ST. PAUL, Minn. – A smile spreads across Jim Rubbelke’s face when he looks back upon his years in the fastpitch game.

Now, 63, and retired from fastpitch since 1990, Rubbelke’s received some of the highest honors in the sport: He managed for 19 years, and led a team to an ISC World Championship in 1976. He played for 13 years and was an ASA All American.

He’s a member of the St. Paul and Minnesota Softball Hall of Fames. And he’s about to enter another.

In August he joins the greatest of the greats when he gets inducted into the International Softball Congress Hall of Fame during the 2003 ISC World Tournament in Kimberly, Wisconsin. Rubbelke recently agreed to a Question and Answer session looking back upon his 32-years in fastpitch softball.

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Jim Rubbelke put Minnesota on the fastpitch map

Thursday, March 25th, 2010


St. Paul All American Bar entered the 1976 ISC World Tournament in Long Beach, Calif. for the very first time, and won the only World Tournament in Minnesota men’s fastpitch history with a double-knockout of the Lakewood, Calif. Jets. But if not for manager, Jim Rubbelke, it never would have happened. Rubbelke pictured third from right, second row in St. Paul team photo.

“We came ready to play for Jim. We were dedicated to him, reluctant to let him down…” – Jerry O’Conner, 1976 ISC World Tournament Most Valuable Player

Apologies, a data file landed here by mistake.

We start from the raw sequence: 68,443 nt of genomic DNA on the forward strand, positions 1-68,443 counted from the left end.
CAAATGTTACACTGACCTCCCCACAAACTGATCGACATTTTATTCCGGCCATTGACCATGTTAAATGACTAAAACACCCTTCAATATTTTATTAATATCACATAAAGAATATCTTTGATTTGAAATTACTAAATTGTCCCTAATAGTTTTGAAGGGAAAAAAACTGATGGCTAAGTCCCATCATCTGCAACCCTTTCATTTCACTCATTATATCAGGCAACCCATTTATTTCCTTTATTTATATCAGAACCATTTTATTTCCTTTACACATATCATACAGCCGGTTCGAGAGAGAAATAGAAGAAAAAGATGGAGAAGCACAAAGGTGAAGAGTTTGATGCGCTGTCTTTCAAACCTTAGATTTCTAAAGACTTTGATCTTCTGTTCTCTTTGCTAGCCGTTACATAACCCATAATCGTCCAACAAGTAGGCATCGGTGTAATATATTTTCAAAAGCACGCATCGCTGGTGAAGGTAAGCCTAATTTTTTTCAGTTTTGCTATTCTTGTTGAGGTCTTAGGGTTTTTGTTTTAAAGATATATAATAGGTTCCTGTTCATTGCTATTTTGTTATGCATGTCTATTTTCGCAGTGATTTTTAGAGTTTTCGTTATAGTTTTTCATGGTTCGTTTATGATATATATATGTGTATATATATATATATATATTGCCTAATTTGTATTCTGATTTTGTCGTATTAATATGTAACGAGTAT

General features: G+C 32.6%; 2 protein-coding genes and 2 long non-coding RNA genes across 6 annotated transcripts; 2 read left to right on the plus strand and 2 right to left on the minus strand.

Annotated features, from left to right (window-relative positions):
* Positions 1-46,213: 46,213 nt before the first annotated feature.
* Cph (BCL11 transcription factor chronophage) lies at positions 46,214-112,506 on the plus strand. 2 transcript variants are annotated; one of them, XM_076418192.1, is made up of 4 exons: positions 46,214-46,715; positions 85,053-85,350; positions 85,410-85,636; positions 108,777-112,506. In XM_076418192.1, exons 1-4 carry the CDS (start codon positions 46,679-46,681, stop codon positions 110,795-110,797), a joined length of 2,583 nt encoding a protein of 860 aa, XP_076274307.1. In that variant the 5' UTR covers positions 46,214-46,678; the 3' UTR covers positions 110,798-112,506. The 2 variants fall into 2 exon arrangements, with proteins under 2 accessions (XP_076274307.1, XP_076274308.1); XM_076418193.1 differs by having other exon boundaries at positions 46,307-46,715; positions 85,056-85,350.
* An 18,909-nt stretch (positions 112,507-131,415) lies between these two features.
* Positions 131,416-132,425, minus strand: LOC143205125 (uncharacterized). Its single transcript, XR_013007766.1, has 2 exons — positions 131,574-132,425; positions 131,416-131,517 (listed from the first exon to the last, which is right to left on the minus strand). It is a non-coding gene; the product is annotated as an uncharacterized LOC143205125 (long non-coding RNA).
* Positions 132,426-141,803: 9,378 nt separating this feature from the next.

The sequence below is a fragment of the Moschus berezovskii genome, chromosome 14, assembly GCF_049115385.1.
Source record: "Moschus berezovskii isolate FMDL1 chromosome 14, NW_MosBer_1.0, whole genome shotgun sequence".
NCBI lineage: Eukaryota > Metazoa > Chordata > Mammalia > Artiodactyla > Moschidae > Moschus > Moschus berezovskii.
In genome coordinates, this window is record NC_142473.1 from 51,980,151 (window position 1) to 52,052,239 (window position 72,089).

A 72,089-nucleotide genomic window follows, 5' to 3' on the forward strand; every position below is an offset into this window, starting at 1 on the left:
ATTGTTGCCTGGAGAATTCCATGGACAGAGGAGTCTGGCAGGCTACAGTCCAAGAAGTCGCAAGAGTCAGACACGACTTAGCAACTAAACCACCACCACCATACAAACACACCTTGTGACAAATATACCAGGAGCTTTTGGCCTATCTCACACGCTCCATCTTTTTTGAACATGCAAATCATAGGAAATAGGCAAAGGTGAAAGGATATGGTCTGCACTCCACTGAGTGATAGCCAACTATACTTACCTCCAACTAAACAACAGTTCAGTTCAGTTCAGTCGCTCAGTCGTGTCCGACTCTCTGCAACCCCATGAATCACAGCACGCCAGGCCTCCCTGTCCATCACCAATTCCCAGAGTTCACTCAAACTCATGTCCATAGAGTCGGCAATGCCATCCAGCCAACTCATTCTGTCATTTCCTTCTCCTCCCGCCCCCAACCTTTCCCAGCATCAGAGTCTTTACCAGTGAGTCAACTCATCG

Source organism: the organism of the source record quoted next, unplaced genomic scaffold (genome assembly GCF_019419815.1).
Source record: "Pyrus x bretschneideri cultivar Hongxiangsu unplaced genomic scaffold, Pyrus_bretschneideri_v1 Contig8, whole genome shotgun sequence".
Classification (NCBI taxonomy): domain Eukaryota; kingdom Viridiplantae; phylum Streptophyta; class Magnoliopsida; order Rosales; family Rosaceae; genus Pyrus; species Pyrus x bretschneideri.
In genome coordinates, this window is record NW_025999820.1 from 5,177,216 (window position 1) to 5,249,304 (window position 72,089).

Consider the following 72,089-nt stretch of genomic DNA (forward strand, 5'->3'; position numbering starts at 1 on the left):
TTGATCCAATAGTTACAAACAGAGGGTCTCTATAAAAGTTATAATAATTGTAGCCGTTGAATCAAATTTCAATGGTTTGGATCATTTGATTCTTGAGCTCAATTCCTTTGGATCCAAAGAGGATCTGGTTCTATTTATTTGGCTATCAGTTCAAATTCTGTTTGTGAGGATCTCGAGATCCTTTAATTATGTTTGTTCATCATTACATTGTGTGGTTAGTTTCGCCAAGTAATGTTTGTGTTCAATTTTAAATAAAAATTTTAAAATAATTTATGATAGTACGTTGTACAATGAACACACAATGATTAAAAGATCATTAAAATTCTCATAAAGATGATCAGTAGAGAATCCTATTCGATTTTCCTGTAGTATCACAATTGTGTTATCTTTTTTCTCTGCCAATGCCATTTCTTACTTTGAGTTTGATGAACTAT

By BOB OTTO
First printed July 3, 2003
botto3@verizon.net

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ST. PAUL, MN – For Jim Rubbelke the memory remains crystal clear. Shiny new Buicks lined up with ball players behind the wheel ready to begin another long distance softball road trip.

From St. Paul the motorcade wound its way to the softball diamonds of the Clearwater, Florida Bombers, Aurora, Illinois Sealmasters, and ASA National Tournaments.

Those memorable road trips ended 40-some years a go. But August of 2003, Rubbelke made one final road trip – right into the International Softball Congress Hall of Fame in Kimberly, Wisconsin, where he took his place among the greatest in men’s fastpitch softball history.

The 71-year-old Rubbelke along with Johnny Appell, Bill Boyer, and Mark Smith, comprised the 2003 class of ISC Hall of Famers. Rubbelke was inducted in the Managers category. In the 63-year history of the ISC, only 12 managers have been so honored.

TWO-CAREER MAN

Rubbelke really has two chapters in his 32-year fastpitch career. In chapter one (1957-1970), he played the hardnosed third baseman and lead off batter. His St. Paul clubs included the Clover Softball Club, 7-Up Softball Club, and Whitaker Buick.

In 1964 he was lured away by the Raybestos Cardinals of Stratford, Conn. where he spent the next four years earning ASA All American honors.

“He could run like a deer, good bunter, good defense,” said Mike Payton who played with and for Rubbelke from 1961 to 1975. “He had amazing power for a little guy. He would bunt and run during the season, but somehow he hit the long ball in the (ASA Regional Playoffs). There was seldom a regional where he didn’t hit a home run.”